1. I dislike the term handicapped stall because a person with disabilities is not handicapped or disabled—words matter
  2. I have been fond of the poetry and alliteration of the sobriquet cripple crapper even since I first heard it used by Daniel Lawrence Whitney (Larry the Cable Guy)
  3. Because I can. It is hard to criticize me for political incorrectness in this arena.

But back to our roulette player. Why does he do this? I haven’t done extensive research, but then again this is a blog, not a juried research paper. I speculate:
  1. One stall is larger, less claustrophobic with more room for luggage (in airports), and possibly a bit cleaner since most civilized people avoid it when other stalls are available.
  2. The stall is usually at one end of the row. It is better to sit next to one other person rather than two.
  3. There just aren’t that many people with disabilities for all those luxurious stalls. The odds are good.

Many people with disabilities have written many treatises on civilized restroom behavior. It may get boring, but it really affects us in very real ways. If your parents failed you by not teaching you these things, try to incorporate these behaviors into your restroom routine:
  1. If possible, leave the cripple crapper free. If the restroom is crowded, by all means use every stool (The Port Authority Bus Terminal in NYC locks these stalls, and the attendant opens them for bona fide users).
  2. Your aim is not that good—pick up the seat. If you must pee on the seat, do it in one of the standard stalls. At least most people have a choice of whether to use a stall or pass on it. People with disabilities have no choice.
  3. Have the shame to apologize if you come out of the stall and find me waiting impatiently on my scooter. Then go out and apologize to my wife and explain why I had to wait longer than anyone else for my stall to be free.
  4. Then go apologize to the parents who really did teach you better.

The office I work in just moved to a new building—probably the highest rent office space in NYC. High class companies with high class employees, right? Well, two of the last three times I used the men’s room, the cripple crapper was occupied. Thankfully, it was being used respectfully, but it was the only fixture being used of the seven available. It will take a few weeks, but the male occupants of the 29th floor will eventually figure out that the local odds of cripple crapper roulette have dramatically changed.

Monday, April 24, 2017

Pain in the Ass

Pain in the Ass

Last week I broke another New Jersey Transit bus. Not really, but the bus would have been just fine if they hadn’t stopped to pick me up. The driver, who has successfully picked me up many times, extended the wheelchair lift, lowered it to the ground, and then tried to cause it to ascend to load me into the bus. It would not rise, with or without me on the lift. This bus was now disabled (see what I did there?).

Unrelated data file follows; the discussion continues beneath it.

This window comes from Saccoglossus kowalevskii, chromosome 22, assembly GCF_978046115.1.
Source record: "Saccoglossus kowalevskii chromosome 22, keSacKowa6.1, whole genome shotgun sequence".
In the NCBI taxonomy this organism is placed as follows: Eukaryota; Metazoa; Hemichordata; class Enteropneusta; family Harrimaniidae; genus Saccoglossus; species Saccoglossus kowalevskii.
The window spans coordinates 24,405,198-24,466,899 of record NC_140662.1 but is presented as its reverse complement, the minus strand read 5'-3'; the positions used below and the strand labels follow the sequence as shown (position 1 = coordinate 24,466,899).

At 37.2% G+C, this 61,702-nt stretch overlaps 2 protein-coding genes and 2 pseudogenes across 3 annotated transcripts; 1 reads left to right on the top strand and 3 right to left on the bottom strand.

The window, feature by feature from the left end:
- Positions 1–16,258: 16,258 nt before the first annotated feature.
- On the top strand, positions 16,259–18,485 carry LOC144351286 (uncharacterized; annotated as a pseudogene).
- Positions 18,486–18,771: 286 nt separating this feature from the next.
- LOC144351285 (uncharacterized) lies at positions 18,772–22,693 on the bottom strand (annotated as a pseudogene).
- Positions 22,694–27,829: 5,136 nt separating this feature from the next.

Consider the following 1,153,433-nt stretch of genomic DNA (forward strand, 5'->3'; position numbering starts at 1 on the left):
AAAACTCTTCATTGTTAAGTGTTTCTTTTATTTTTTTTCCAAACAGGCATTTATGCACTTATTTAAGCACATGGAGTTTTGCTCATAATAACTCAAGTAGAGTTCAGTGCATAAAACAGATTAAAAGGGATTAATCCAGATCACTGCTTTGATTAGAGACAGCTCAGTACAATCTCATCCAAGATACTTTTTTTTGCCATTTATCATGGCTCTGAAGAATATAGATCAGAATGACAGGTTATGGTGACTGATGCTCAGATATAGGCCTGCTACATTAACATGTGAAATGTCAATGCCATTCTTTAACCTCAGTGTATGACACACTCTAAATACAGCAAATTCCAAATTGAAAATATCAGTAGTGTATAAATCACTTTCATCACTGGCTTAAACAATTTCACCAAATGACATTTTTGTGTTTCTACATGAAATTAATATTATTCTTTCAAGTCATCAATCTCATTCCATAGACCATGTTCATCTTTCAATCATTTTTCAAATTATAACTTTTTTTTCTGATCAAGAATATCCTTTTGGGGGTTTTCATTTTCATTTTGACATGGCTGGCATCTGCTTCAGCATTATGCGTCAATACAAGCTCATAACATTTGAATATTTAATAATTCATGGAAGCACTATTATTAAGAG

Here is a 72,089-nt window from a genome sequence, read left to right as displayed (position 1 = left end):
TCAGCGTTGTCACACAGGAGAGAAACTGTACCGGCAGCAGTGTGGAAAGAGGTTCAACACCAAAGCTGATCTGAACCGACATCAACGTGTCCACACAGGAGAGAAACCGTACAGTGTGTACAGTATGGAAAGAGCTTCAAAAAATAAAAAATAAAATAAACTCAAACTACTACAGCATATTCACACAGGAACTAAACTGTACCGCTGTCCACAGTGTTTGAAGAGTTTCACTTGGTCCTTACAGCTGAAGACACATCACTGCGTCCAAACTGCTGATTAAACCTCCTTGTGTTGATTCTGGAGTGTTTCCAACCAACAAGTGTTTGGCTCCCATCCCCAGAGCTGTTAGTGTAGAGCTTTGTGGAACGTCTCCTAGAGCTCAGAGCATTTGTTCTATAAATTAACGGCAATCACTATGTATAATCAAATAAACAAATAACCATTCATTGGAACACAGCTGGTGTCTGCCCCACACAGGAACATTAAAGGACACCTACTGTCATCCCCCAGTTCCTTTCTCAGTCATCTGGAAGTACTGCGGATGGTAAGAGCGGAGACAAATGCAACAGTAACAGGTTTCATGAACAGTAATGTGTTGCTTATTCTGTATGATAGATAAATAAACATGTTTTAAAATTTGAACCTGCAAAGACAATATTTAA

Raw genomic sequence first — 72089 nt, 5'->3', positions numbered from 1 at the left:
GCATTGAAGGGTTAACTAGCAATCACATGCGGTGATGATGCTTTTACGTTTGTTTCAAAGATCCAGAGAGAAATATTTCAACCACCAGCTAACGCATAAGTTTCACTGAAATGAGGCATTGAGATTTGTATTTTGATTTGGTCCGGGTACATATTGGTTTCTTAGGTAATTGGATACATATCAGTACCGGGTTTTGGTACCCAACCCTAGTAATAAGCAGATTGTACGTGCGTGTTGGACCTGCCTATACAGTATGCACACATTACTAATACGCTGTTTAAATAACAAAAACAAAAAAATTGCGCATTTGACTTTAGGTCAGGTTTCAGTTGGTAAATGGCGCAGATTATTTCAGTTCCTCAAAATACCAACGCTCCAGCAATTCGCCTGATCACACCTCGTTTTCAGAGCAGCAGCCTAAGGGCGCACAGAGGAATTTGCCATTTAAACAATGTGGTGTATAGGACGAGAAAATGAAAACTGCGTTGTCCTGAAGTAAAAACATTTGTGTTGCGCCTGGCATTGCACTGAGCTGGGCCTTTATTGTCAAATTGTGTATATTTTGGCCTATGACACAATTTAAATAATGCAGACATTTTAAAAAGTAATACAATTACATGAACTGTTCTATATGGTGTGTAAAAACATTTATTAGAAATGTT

Being rush hour, buses are apt to arrive at the stop every 10 minutes or so. By NJ Transit rules they seem to need to get me on the next bus if their first attempt fails. With everyone rushing off this bus to the one pulling up behind it, I held back to wait for the following bus. I take up six seats, and the driver would have been forced to expel people from an already packed vehicle.

As one of the passengers hurried past me from the bus I broke to the bus he hoped to take, he muttered under his breath, “Pain in the ass.”

I could have charitably assumed that he meant the situation, and not me in particular. However, I am not one of the 36 tzadikim (think Mother Teresa), nor could I get any of you to buy the concept that the remark was not directed at me. With no other real options, I just lamely shouted “Thank You” at his receding back. Then, thinking it through, I realized he was right.

I am not offended. Many people actively participate in our new national pastime—being offended, either as a member of some ostensibly oppressed group, or in support of someone with such a claim. I prefer baseball (go Mets). However, I won’t apologize for being a “pain in the ass.” Deal with it.

The Libertarian in me is no fan of overreaching government regulation, but I unashamedly (if hypocritically) applaud the Americans with Disabilities Act. It provides a consistent universal set of guidelines that force you to put up with small “pain in the ass” inconveniences (reserved parking spaces, access ramps, special restroom accommodations, short delays on your commute) to allow me to enjoy enhanced access to the world you enjoy every day. Not only are most of you delighted to do this, but it makes you feel good that we, as a society, have made this a priority.

So, thank you all for “dealing” with this unapologetic “pain in the ass.” Thank you for holding the door, and thank you for offering to help, even if neither of us can think of how that might be accomplished. And to the “gentleman” whose commute I so rudely delayed, I hope you have a better commute tomorrow. Not everyone can contribute to the thin veneer of civilized behavior the rest of us struggle to maintain.